Best-selling writer, blogger, and podcast host Gretchen Rubin came to Aspen to talk about the power of habit. As part of the Murdock Mind, Body, Spirit Series, the author of the overnight sensation The Happiness Project addressed a sold-out crowd, discussing how her fascination with the pursuit of happiness began, led to one book after another, and steered her interest toward other aspects of human nature. Those include habits — which can often be stumbling blocks to happiness — and the topic of her latest book, The Four Tendencies, which focuses on the four personality types that provide the basis of understanding people and drive everything that we do.
“The crucial thing is to understand ourselves,” Rubin said. “We can build a happy life only on the foundation of our own nature, our own values, our own interests.” She added that it can be much more difficult then we think to get to that critical point of understanding ourselves.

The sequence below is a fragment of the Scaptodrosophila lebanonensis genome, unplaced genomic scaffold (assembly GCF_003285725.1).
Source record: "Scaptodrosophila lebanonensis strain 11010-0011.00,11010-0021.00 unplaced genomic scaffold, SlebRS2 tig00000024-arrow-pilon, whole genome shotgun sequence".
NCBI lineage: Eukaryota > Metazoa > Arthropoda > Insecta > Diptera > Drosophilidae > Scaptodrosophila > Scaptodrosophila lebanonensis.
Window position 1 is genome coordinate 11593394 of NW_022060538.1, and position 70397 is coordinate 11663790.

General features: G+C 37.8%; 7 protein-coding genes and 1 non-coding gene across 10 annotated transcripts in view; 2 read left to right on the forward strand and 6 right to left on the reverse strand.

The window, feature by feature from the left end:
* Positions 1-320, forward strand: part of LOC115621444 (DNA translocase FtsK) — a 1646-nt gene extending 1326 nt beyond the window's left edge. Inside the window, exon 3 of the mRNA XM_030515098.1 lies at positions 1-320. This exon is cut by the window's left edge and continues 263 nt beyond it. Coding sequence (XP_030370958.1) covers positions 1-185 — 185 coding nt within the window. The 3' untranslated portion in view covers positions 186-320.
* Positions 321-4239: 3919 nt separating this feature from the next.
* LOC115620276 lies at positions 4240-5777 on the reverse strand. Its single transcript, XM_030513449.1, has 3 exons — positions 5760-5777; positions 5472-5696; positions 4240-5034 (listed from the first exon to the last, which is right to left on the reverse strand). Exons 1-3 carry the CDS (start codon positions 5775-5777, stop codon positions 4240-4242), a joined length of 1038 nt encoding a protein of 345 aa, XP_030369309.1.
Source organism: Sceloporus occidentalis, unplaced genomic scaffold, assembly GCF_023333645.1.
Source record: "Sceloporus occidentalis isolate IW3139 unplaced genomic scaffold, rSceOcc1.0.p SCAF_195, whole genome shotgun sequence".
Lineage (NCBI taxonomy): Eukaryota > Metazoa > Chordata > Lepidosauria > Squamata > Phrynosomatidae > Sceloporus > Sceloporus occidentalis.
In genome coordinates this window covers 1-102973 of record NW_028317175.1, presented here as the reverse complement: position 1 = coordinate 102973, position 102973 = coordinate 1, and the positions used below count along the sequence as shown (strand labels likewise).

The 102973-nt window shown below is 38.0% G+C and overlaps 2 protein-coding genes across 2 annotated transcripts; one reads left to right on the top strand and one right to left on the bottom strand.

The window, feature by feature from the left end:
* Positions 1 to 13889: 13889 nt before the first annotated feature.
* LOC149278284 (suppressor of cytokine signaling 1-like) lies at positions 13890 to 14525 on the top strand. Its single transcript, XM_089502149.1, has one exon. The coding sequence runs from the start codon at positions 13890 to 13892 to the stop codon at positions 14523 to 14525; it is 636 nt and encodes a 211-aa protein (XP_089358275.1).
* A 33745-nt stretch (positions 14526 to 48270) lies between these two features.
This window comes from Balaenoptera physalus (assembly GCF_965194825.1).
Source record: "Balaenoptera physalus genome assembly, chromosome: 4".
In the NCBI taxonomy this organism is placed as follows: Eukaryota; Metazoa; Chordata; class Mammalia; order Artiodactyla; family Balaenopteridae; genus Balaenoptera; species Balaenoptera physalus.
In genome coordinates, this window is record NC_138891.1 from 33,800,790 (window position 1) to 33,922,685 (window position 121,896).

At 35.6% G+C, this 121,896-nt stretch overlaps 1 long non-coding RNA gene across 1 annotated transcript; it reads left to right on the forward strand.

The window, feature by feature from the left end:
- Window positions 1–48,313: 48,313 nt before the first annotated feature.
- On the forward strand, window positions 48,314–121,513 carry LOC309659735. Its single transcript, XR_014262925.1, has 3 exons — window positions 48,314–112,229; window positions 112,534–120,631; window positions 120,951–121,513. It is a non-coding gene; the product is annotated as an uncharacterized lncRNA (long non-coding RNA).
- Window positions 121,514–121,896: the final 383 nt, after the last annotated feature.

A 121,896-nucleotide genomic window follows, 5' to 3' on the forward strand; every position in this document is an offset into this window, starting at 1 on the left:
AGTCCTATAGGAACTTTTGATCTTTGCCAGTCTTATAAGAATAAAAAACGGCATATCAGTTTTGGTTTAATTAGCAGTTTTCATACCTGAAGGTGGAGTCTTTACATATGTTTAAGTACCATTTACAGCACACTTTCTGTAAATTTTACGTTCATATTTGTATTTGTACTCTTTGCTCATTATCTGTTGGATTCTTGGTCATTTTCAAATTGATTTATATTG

But while the title of Rubin’s talk reflected her popular book on habits, everything she touched on intersected with the notion of happiness. The Aspen Institute’s Eric Motley, who interviewed Rubin, and the audience frequently steered back to the topic.
Asked how she defines happiness, Rubin replied, “I don’t. Happiness is broad enough that we can all have our own definitions of happiness. I think it’s more helpful to think about being happier. It’s more about moving in the right direction.”
Rubin recognizes that the pursuit of happiness itself does not always make us feel happy in that moment. She gave the example of people who choose to endure grueling daily commutes so their families can live in neighborhoods that provide better quality of life. This is a reflection of their values rather than their emotions.
Yet Rubin does believe that happiness is contagious. “People literally infect each other with emotions,” she said. “One of the best ways to be happy is to make other people happy; one of the best ways to make other people happy is to be happy yourself.”
Finally, in response to a question on the danger of always trying to be happy, Rubin acknowledged that negative emotions also play an important role in our lives. “Anger, resentment, boredom, envy, indignation — these are all important emotions that can lead us to bring about change. They’re meant to help us identify places that need work,” she said.